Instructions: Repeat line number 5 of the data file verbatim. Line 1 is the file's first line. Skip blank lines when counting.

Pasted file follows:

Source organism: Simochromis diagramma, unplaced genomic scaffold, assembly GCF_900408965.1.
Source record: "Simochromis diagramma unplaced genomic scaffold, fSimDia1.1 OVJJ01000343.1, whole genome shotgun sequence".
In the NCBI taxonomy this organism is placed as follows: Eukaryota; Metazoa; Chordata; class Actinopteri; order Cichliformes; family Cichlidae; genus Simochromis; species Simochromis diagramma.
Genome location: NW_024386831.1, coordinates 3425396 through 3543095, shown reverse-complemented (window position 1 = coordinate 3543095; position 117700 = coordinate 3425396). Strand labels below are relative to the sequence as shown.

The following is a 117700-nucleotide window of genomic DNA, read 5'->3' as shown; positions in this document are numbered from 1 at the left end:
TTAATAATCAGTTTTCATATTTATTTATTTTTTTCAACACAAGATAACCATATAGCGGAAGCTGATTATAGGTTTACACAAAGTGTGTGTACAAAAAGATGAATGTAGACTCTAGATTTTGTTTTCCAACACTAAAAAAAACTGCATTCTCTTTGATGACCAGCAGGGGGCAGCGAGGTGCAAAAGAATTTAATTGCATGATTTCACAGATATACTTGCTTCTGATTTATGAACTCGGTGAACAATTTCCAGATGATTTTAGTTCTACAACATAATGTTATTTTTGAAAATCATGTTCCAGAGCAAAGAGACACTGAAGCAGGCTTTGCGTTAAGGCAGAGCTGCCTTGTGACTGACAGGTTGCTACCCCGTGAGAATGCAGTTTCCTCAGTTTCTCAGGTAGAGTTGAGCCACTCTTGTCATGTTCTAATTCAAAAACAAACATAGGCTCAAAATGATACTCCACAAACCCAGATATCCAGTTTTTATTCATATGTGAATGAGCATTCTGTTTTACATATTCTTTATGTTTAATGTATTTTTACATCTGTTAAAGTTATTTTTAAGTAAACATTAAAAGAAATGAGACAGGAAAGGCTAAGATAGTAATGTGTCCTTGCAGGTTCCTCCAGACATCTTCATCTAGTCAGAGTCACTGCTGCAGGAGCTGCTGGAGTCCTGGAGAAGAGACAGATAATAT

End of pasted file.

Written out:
The following is a 117700-nucleotide window of genomic DNA, read 5'->3' as shown; positions in this document are numbered from 1 at the left end: